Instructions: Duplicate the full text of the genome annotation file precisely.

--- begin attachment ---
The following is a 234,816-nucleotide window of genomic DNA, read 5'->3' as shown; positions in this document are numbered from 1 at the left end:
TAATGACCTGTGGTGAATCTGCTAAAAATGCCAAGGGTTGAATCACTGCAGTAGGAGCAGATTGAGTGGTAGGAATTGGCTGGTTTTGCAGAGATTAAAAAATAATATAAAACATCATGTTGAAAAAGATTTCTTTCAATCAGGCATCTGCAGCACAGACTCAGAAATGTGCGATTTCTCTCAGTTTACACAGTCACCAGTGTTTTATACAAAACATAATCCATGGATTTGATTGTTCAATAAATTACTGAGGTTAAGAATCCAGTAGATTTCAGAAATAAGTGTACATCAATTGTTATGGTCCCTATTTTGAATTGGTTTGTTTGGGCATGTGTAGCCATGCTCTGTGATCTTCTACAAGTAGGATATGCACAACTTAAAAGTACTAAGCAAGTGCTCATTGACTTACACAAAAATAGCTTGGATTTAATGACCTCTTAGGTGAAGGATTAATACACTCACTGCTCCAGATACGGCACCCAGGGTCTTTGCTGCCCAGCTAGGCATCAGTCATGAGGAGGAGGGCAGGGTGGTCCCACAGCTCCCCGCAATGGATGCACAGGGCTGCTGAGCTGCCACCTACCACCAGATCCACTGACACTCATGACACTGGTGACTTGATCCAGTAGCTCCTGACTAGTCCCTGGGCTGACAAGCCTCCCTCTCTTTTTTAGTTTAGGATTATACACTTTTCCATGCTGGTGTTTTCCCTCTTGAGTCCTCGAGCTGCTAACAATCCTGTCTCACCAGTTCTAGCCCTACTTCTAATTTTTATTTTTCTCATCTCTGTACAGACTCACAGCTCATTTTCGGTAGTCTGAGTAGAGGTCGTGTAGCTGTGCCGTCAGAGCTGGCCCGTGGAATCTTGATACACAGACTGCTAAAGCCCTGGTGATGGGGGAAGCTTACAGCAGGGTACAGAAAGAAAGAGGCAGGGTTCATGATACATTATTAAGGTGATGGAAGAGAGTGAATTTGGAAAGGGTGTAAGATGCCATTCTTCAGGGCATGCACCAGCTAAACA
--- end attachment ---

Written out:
The following is a 234,816-nucleotide window of genomic DNA, read 5'->3' as shown; positions in this document are numbered from 1 at the left end:
TAATGACCTGTGGTGAATCTGCTAAAAATGCCAAGGGTTGAATCACTGCAGTAGGAGCAGATTGAGTGGTAGGAATTGGCTGGTTTTGCAGAGATTAAAAAATAATATAAAACATCATGTTGAAAAAGATTTCTTTCAATCAGGCATCTGCAGCACAGACTCAGAAATGTGCGATTTCTCTCAGTTTACACAGTCACCAGTGTTTTATACAAAACATAATCCATGGATTTGATTGTTCAATAAATTACTGAGGTTAAGAATCCAGTAGATTTCAGAAATAAGTGTACATCAATTGTTATGGTCCCTATTTTGAATTGGTTTGTTTGGGCATGTGTAGCCATGCTCTGTGATCTTCTACAAGTAGGATATGCACAACTTAAAAGTACTAAGCAAGTGCTCATTGACTTACACAAAAATAGCTTGGATTTAATGACCTCTTAGGTGAAGGATTAATACACTCACTGCTCCAGATACGGCACCCAGGGTCTTTGCTGCCCAGCTAGGCATCAGTCATGAGGAGGAGGGCAGGGTGGTCCCACAGCTCCCCGCAATGGATGCACAGGGCTGCTGAGCTGCCACCTACCACCAGATCCACTGACACTCATGACACTGGTGACTTGATCCAGTAGCTCCTGACTAGTCCCTGGGCTGACAAGCCTCCCTCTCTTTTTTAGTTTAGGATTATACACTTTTCCATGCTGGTGTTTTCCCTCTTGAGTCCTCGAGCTGCTAACAATCCTGTCTCACCAGTTCTAGCCCTACTTCTAATTTTTATTTTTCTCATCTCTGTACAGACTCACAGCTCATTTTCGGTAGTCTGAGTAGAGGTCGTGTAGCTGTGCCGTCAGAGCTGGCCCGTGGAATCTTGATACACAGACTGCTAAAGCCCTGGTGATGGGGGAAGCTTACAGCAGGGTACAGAAAGAAAGAGGCAGGGTTCATGATACATTATTAAGGTGATGGAAGAGAGTGAATTTGGAAAGGGTGTAAGATGCCATTCTTCAGGGCATGCACCAGCTAAACA